"He who knows what sweets and virtues are
in the ground, the waters, the plants, the
heavens, and how to come at these
enchantments, is the rich and royal man."
- Ralph Waldo Emerson

What the World Eats in a Week:

A Dollar A Day! $1/person/day

A Dollar A Day!  $1/person/day
We were blown away by all the Coke and other multi-national labels in the hungry planet video clip above that seemed to permeate the tables and kitchens all over the world! It would appear us Earthlings can't live without our sugar water (or make that high fructose corn syrup water). Our backdrop is the only Pepsi you'll see in this month's photos. Aleli has nicknamed this old half of a tin sign, " Food Shortage".

Saturday, August 9

Birthday on a budget, eat your heart out!

Homemade heart cake with spice cabinet sprinkles and edible garden flowers
much, much, more to come........

a close up on the organic edible flowers a la escargot!

Ok, ok, ok..... so it wasn't exactly a buck for this birthday. But we did pretty dang good. Aleli whipped up a .97 cent cake mix and baked half of it into a heart shaped cake and the other half became cupcakes. She decorated the baked goodies with only half a tub of $1.27 frosting and used some leftover sprinkles and garden flowers to decorate it. We are still snacking on leftover cake today. We drank about three quarts of Kool aid (.70 cents worth) from a canister that cost $2.79 for 12 quarts. (Aleli would later learn that the more economical way to buy Kool aid is in the little packets. Who knew. The beverages in her childhood had flavors with fruit names....... "red flavor" isn't something she had much experience with.) There were free grapefruit wedges sprinkled with sugar. And we finally cracked out some of that frozen cookie dough we made for fresh baked choco oatmeal cookies. Our big splurge came with make your own ice cream ingredients. We used $2.89 of half and half plus about 1/2 cup sugar and some vanilla extract in an activity/ treat for the kids. All in all, let's call it a nice even $8. Good thing we ate a lot of freebies the rest of the day.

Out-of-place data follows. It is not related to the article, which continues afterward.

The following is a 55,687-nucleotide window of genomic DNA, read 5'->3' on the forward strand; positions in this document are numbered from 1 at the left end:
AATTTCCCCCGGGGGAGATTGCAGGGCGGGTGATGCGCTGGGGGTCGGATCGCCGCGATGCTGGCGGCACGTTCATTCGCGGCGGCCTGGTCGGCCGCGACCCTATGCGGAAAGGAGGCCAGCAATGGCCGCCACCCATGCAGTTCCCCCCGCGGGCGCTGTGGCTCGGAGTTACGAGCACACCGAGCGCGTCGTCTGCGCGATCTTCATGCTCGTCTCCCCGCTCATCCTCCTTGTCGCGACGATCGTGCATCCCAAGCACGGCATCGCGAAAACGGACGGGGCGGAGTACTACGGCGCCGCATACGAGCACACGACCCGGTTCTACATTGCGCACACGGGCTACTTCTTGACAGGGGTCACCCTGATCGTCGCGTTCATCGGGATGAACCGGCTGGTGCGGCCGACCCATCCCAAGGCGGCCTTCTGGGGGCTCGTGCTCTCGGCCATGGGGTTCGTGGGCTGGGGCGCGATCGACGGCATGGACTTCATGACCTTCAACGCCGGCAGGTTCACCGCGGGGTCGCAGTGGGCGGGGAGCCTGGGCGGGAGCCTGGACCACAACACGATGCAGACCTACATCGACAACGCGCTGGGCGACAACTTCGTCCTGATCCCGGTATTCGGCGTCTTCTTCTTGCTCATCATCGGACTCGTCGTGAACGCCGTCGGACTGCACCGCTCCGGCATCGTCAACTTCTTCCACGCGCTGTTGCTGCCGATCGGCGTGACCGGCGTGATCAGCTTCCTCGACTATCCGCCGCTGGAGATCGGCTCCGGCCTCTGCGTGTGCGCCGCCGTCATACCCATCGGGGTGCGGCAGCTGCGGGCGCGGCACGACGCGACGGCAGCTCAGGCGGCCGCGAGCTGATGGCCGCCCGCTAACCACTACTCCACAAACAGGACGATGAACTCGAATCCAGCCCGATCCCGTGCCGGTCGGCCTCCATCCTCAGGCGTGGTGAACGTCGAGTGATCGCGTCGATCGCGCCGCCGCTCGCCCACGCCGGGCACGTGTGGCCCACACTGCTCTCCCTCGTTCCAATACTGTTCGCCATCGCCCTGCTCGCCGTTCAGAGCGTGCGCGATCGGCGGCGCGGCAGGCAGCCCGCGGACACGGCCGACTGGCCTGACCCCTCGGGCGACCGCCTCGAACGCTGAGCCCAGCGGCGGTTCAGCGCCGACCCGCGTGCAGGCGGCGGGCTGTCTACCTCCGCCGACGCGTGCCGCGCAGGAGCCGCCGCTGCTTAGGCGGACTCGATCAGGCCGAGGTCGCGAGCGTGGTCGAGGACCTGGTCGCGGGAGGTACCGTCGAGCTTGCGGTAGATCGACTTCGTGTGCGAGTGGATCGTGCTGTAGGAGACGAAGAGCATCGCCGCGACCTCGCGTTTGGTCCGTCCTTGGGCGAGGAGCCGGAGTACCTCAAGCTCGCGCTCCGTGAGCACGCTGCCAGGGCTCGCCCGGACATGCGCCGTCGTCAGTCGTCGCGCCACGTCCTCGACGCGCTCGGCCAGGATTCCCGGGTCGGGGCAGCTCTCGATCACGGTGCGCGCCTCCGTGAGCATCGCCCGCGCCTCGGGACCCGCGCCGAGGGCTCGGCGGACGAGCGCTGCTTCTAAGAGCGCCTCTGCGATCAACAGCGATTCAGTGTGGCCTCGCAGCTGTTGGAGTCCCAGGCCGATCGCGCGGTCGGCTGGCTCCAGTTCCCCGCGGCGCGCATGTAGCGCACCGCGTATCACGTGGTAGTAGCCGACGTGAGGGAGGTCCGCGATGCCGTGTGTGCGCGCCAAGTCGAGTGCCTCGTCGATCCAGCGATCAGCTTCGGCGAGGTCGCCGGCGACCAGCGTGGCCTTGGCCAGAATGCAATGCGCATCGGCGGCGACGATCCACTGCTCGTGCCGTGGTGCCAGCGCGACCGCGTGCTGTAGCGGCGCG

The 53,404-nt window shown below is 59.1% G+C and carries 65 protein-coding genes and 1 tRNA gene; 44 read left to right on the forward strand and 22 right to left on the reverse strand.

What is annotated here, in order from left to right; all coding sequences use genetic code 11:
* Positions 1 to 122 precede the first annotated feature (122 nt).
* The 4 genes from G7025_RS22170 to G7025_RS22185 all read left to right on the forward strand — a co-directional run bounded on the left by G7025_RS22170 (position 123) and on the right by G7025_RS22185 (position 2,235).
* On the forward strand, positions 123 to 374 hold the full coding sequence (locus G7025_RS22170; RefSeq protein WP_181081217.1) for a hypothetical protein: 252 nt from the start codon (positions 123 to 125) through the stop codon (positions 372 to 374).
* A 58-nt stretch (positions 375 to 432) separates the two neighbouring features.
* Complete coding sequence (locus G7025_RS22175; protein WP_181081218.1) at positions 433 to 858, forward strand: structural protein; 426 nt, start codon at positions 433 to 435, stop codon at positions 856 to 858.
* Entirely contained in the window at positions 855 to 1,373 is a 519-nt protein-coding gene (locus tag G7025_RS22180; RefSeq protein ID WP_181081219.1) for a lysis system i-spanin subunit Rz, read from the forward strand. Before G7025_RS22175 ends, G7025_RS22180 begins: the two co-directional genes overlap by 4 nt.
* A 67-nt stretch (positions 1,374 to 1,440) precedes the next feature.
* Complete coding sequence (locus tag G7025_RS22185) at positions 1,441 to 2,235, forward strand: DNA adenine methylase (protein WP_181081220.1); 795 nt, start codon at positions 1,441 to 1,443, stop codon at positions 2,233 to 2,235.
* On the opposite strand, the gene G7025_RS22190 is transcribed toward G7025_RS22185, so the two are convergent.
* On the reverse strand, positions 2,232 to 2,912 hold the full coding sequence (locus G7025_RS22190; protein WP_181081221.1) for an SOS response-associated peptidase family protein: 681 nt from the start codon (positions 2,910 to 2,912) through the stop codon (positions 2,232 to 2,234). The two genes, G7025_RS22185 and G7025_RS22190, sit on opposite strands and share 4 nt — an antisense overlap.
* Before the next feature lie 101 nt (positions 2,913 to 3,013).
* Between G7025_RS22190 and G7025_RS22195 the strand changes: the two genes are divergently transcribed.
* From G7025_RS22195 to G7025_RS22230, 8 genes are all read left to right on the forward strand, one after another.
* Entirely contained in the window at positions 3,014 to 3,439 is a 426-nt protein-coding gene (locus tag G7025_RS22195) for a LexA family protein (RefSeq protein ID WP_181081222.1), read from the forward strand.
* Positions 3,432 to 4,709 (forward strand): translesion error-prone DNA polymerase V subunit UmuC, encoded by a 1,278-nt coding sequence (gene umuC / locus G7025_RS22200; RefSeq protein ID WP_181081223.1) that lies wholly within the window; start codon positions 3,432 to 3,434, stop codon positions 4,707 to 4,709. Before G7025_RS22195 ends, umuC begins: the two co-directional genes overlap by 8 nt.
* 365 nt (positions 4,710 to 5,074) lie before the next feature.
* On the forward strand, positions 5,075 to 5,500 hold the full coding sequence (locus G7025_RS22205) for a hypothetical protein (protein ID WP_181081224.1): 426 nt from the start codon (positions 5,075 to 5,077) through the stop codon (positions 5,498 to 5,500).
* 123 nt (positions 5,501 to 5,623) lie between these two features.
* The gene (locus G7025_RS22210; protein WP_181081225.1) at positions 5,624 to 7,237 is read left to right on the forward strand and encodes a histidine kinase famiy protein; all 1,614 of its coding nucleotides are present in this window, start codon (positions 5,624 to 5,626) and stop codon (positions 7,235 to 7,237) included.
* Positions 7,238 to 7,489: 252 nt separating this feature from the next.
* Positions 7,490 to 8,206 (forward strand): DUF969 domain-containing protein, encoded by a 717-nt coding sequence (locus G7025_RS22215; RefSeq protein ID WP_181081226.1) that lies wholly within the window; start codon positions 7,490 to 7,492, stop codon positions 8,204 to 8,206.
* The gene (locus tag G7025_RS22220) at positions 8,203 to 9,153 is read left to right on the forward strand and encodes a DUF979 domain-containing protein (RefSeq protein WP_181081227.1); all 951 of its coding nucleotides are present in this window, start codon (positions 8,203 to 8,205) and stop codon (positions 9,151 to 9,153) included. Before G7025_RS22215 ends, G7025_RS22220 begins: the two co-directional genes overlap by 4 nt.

The kids shake it pool side.
Single-serve Ziploc Ice cream
1 cup half and half (or cream)
2 TBSP sugar
1 tsp vanilla extract